Time is running out for Philae - the plucky little comet lander that stole our hearts back in 2014 - with the news that the European Space Agency's (ESA) last-ditch effort to make contact with the roving spacecraft has failed.
Philae's operators are still holding out hope that maybe they'll make a connection, but said that if they don't hear anything back from the lander by the end of January, it'll be doomed to a very grim fate - floating 300 million km away from the Sun, where frigid temperatures of around -51 degrees Celsius will render its systems inoperable. "Unfortunately, Philae's silence does not bode well," said Philae lander manager, Stephan Ulamec.
On 12 November 2014, Philae made history by being the first ever spacecraft to land successfully on the surface of a comet. The feat was nothing short of incredible - after travelling more than 6.5 billion km through space for over a decade, Philae was remotely parked by the ESA team on the surface of 67P/Churyumov-Gerasimenko, a duck-shaped comet travelling through space at 18 km per second.
The operation wasn't without its hiccups though. When it got close, Philae was supposed to shoot out harpoons to anchor it to the comet and ensure a smooth landing, but they got stuck at the last minute, and the spacecraft had to bounce its way to a landing instead. And unfortunately, where it ended up settling on the comet was too shady to properly power its solar panels, so Philae fell into a period of hibernation for seven months.
ESA finally regained contact with Philae in June last year, but the the reunion was shortlived. By 9 July 2015, it was no longer responding to commands. lander again. "It's possible that gas emissions from the comet caused Philae to shift locations again, and its antenna is pointing in a different direction," says Loren Grush at The Verge.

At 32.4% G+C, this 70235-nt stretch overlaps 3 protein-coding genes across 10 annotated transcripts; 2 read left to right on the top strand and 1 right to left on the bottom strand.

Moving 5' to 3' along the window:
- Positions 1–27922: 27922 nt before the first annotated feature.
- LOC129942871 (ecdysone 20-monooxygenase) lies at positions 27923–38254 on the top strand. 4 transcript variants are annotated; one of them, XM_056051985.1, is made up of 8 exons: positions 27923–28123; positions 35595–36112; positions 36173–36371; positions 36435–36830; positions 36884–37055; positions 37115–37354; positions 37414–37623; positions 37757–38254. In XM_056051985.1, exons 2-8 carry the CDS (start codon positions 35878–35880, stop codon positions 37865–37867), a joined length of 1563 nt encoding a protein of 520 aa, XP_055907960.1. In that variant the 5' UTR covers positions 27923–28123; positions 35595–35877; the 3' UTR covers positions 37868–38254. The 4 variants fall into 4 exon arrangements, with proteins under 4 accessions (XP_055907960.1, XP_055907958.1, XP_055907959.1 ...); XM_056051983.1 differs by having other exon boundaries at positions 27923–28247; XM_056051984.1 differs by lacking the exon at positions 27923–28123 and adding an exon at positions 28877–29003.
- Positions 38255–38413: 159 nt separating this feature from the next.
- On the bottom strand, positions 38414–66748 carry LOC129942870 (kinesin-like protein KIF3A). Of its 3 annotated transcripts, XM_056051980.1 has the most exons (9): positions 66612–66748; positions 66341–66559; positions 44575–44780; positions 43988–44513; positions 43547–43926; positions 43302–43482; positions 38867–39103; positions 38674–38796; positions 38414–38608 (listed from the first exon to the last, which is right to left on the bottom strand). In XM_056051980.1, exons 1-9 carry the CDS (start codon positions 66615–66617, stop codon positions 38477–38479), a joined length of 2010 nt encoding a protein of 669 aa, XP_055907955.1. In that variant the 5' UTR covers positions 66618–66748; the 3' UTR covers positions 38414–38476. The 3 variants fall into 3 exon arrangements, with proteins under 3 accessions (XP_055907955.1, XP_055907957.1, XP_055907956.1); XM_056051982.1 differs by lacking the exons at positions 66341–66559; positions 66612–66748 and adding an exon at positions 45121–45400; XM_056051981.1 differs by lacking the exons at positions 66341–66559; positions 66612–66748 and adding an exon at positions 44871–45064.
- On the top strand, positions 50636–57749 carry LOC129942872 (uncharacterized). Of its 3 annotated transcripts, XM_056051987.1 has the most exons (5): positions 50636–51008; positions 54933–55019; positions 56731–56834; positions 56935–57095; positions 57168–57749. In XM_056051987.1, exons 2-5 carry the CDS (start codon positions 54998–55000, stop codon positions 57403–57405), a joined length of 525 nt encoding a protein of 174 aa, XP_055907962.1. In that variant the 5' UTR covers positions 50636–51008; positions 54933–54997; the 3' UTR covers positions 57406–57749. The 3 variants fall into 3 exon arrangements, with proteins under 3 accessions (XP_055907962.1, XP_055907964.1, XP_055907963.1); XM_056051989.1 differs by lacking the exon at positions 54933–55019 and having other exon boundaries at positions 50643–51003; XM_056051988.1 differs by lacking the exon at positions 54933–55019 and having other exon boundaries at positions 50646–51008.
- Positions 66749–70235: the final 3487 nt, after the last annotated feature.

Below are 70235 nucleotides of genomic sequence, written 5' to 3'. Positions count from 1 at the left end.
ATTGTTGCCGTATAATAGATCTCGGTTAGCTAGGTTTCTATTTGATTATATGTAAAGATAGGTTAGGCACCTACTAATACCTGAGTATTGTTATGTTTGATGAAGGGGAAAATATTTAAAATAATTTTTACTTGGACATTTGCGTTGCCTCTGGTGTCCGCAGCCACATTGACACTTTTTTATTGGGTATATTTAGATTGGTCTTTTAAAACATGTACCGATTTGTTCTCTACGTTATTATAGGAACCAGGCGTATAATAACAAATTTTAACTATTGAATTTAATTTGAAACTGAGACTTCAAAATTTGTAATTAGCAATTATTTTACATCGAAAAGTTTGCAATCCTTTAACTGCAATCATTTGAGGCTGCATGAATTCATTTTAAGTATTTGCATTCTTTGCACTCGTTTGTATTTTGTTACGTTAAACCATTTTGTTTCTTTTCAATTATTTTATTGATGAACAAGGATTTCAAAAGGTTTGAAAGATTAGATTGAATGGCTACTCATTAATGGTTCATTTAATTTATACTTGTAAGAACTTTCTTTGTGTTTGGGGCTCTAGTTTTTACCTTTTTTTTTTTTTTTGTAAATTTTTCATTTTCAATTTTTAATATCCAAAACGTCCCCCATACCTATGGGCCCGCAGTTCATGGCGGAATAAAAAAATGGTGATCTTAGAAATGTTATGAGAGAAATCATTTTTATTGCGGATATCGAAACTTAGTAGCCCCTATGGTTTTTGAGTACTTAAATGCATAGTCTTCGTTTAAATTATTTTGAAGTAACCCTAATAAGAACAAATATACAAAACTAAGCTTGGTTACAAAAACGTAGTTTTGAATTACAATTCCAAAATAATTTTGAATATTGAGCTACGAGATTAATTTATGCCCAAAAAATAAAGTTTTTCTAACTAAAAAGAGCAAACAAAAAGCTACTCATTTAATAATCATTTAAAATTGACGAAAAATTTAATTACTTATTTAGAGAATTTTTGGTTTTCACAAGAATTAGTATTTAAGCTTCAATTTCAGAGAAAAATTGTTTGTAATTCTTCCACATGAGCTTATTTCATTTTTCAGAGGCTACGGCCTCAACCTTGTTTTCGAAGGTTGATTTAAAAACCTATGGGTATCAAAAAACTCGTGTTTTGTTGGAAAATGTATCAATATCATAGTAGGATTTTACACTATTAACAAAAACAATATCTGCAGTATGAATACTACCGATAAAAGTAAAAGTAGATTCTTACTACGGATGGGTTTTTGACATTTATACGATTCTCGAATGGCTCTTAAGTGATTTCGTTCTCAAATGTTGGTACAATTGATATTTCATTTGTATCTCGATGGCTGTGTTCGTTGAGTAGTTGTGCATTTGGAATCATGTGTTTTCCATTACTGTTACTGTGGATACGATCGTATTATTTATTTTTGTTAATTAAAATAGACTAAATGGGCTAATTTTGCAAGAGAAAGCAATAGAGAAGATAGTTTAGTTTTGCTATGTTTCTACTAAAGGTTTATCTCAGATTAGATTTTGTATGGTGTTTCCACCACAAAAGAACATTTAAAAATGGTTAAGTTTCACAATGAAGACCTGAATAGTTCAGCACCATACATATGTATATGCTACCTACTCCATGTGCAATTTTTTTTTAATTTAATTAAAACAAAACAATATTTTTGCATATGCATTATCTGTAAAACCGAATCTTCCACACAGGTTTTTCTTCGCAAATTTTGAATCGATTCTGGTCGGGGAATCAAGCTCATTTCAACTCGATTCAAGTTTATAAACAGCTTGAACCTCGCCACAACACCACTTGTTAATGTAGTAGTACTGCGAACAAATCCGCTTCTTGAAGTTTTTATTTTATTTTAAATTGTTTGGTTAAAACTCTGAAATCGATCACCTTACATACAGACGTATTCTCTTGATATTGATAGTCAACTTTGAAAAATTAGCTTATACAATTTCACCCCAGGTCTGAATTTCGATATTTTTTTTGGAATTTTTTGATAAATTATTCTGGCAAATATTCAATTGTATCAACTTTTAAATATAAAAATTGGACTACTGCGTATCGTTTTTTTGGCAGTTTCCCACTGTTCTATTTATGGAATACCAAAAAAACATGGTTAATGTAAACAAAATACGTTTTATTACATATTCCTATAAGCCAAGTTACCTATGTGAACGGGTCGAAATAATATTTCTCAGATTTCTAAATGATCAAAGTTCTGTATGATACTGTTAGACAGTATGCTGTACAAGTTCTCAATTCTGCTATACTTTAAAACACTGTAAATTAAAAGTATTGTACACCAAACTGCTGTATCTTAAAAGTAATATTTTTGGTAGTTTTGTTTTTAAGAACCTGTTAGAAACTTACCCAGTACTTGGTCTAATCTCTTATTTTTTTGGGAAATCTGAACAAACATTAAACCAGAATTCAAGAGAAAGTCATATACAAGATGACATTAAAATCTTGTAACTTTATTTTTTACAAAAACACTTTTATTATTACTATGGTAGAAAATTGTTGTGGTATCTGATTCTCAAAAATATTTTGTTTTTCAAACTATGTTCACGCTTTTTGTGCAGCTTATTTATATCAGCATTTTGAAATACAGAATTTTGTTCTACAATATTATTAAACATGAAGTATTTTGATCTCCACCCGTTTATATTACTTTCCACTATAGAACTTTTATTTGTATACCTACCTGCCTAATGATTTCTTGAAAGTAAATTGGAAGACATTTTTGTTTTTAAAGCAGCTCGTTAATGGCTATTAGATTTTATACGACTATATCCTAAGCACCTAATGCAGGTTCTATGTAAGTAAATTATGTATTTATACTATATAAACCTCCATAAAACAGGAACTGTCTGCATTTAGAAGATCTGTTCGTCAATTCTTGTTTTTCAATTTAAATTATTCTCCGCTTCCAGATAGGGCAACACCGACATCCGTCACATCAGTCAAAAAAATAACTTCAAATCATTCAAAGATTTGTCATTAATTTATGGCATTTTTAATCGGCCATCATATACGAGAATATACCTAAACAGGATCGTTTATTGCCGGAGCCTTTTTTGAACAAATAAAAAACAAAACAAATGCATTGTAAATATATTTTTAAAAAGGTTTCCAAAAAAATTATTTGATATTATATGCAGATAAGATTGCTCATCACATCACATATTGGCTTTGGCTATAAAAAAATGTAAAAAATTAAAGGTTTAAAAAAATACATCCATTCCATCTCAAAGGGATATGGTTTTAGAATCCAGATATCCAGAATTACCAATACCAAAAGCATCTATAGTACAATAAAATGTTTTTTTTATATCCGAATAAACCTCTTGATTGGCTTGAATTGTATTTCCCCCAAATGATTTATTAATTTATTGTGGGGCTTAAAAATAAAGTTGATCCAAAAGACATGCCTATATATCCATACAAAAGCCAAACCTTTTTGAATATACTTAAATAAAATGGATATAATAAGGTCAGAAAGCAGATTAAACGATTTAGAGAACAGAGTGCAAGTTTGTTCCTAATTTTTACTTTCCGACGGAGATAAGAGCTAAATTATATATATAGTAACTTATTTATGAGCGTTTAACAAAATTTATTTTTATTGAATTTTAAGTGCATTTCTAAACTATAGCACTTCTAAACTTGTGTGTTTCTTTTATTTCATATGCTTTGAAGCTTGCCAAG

The Philae team has been trying to re-establish contact with Philae ever since, but hasn't heard a peep back. On 10 January, they sent what will likely be their last command to the rover via their Rosetta space probe, telling it to turn its momentum wheel on, which would maybe shift it to a better position. "At best, the spacecraft might shake dust from its solar panels and better align itself with the Sun," said Philae technical manager, Koen Geurts.
"Time is running out, so we want to explore all possibilities," added Ulamec.
It's not impossible that we could still hear back from the little lander before January is done, but we should probably start preparing for the worst. But we can be comforted in the knowledge that even if it's doomed to float alone in the frigid darkness of outer space for god knows how many years, at least Philae achieved what many of us will never get the chance to do in our lifetime: make history like an absolute champion.